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Annuals for the Fall Garden: Morning Glory and Mexican Sunflower

morning, glory by Aunt Owwee

Two other plants that I love in my fall garden are annuals. I planted the seeds directly into the ground outdoors, so they got a slow and late start. But they are finally taking off.

One is the morning glory. I planted a few seeds on either sides of my arbor hoping that they would cover it. I planted a few seeds near a tree that I wanted them to climb. And I planted a few seeds near a sign on my sidewalk that says, No Parking on This Side of the Street. The township was unhappy that the morning glory vine might obstruct their sign, so they tore half the vine off. But it didn’t matter. The morning glory vine climbed back up. But now I check the vine every morning to remove any tendrils that want to cover the face of the sign. And the vine is starting to bloom.

The morning glory seeds planted near the sweet gum tree that I wanted to climb had a mind of its own and refused to climb the tree. But no matter. The mound of morning glory vine in front of the tree is producing lots of morning glory flowers. But the pièce de résistance is the arbor. The vine has grown over the arbor in such a lush covering that with its heart shaped leaves and stray tendrils swirling around, it is a sight to behold even without flowers. But when the flowers open it is truly a sight to behold. The flowers seem to be opening slowly but there are tons of buds. Here’s hoping for a late frost.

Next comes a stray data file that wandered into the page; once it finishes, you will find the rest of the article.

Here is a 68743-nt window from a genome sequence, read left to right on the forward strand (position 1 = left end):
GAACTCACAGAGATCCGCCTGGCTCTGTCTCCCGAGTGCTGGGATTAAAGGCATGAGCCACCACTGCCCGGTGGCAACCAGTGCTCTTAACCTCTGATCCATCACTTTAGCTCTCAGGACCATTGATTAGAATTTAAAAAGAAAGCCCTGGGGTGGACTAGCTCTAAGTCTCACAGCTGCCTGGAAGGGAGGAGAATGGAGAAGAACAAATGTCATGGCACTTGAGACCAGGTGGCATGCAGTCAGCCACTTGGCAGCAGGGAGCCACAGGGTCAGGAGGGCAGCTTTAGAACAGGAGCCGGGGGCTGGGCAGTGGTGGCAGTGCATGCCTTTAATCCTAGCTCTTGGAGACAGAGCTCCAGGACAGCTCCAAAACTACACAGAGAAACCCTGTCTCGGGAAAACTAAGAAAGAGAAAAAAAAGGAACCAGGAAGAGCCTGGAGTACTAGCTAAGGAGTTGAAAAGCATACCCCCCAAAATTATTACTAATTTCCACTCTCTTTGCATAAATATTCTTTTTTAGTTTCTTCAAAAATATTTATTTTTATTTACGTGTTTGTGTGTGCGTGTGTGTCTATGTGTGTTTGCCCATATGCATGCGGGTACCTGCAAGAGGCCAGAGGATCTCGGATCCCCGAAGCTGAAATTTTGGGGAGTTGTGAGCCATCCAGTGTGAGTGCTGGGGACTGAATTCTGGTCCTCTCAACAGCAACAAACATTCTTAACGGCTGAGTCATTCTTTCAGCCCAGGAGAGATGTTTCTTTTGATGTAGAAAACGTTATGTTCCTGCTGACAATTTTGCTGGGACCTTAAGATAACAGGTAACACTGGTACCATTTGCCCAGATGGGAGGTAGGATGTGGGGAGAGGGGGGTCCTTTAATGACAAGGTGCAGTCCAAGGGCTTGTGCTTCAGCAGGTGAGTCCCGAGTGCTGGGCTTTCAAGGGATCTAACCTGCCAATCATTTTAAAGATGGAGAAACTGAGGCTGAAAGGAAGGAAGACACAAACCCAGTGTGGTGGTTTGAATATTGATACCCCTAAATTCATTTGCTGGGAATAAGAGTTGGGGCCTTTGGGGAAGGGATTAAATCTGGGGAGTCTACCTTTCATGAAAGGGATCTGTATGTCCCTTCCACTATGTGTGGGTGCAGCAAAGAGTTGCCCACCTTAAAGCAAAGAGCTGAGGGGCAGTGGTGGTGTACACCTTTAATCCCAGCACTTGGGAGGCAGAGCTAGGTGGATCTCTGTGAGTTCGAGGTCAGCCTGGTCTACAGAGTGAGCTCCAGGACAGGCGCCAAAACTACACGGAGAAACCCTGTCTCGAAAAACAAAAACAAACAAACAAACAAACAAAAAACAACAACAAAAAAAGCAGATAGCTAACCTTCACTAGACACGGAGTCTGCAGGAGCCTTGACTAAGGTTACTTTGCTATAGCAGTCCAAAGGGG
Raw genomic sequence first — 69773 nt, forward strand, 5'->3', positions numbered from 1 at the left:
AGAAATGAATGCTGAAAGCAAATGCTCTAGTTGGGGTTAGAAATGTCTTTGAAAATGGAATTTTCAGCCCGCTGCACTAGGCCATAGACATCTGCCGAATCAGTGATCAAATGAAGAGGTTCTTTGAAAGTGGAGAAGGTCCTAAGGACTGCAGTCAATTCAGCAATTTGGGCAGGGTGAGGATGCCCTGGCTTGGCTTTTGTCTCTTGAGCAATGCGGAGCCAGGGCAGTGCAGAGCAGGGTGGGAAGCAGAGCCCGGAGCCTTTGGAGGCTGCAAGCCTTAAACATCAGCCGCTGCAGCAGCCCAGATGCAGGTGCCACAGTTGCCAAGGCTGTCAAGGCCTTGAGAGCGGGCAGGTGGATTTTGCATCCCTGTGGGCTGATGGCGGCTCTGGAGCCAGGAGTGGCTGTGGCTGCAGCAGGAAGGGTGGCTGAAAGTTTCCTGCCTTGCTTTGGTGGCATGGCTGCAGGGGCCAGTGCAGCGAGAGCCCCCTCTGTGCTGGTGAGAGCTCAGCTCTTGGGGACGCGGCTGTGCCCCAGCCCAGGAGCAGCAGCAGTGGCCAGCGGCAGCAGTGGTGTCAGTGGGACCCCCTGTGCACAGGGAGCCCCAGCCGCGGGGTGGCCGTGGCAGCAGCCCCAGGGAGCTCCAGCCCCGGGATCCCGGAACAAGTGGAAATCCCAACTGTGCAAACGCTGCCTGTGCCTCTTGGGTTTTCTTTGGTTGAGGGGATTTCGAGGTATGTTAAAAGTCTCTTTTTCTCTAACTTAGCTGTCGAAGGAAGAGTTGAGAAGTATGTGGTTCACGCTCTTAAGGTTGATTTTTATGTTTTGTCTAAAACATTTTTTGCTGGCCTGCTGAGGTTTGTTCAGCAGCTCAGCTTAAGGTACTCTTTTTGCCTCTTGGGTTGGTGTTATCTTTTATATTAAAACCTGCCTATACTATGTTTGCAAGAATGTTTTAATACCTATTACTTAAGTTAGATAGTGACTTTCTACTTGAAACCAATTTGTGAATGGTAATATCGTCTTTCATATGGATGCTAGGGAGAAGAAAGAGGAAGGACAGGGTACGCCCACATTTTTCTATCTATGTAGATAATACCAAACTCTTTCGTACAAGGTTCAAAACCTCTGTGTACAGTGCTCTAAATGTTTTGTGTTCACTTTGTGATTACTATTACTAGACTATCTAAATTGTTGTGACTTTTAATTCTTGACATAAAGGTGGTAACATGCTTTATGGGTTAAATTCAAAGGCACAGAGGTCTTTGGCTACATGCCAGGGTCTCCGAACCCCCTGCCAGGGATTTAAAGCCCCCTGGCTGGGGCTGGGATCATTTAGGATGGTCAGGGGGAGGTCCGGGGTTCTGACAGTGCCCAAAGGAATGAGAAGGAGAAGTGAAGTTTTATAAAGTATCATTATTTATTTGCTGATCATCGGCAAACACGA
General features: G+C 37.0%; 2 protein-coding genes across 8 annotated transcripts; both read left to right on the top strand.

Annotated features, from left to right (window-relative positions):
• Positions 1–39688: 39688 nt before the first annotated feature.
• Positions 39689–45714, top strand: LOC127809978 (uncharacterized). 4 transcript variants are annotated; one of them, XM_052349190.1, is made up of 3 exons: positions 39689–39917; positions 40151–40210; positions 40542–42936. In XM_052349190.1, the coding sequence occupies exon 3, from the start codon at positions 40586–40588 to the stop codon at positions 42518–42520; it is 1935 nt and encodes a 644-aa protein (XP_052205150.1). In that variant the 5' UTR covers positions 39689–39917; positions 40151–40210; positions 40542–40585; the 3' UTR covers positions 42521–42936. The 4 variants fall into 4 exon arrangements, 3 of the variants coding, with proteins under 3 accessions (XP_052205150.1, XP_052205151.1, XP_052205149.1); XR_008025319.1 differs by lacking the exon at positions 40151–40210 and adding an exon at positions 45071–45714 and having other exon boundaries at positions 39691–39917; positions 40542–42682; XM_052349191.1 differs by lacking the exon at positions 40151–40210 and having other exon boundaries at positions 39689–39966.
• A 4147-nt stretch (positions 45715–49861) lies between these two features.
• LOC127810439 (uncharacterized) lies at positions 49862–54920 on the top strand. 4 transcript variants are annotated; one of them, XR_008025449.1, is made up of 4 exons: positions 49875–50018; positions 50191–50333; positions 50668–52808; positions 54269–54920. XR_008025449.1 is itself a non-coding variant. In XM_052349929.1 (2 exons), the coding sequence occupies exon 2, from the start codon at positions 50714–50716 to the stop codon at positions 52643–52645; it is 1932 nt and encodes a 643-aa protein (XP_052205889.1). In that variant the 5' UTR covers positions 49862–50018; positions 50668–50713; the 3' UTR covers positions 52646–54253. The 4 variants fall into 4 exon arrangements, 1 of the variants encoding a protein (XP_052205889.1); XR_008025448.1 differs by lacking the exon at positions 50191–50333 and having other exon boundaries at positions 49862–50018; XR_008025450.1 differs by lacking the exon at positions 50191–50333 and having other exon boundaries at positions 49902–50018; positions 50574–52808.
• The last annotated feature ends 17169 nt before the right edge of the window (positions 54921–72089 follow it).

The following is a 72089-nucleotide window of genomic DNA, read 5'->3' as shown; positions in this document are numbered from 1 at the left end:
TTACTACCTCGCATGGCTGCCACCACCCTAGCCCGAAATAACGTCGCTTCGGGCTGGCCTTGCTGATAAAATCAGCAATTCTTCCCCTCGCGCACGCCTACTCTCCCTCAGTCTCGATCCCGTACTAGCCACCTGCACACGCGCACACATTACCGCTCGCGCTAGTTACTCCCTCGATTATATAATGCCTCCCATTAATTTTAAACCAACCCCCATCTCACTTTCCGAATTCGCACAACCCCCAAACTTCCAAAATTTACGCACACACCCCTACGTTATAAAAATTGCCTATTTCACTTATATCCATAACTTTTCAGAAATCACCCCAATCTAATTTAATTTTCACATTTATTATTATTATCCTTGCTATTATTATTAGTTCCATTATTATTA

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Growing up on the farm

TheGardenLady’s House on the Farm

We were poor when I was a child growing up on the farm. But so was everyone else in my community and the surrounding communities, so no child felt the poverty. That was how things were. Yet my parents worked hard. Hard physical labor. Especially my mother, who not only worked in the fields and had a small dairy that she took care of by herself, she had two small children at the time and took care of the house.

TheGardenLady’s Mother

My parents worked hard so that we always had food on the table. All summer we had an abundance of fresh fruits and vegetables and for the rest of the year Mom canned everything. No one had a freezer. The cellar was a dirt hole so it was cold like a root cellar. Foods like potatoes and onions could last a long time down there. And the shelves around the walls were filled with Mom’s canned food in glass jars. The jars looked as beautiful as any stained glass window any artist created.

In spite of all this labor, Mom loved flowers. I never thought to ask who planted the roses, the spirea bushes, the deutzia bush, the ornamental quince bush, the yucca, the apple tree, the lilacs, rose of sharon bushes, the gooseberries, weeping willows and other shrubs and trees that surrounded the house- they were just there. Yet this was a question I regret not having asked.

You see, my parents were the second family household to ever live on the farm. Before that the land belonged to Native Americans. The Leni Lenape Indians lived in New Jersey. And they must have spent time on the property that eventually became our farm. We bought the farm from a family who must have somehow bought it from the Leni Lenape- I wish I could learn more of that history.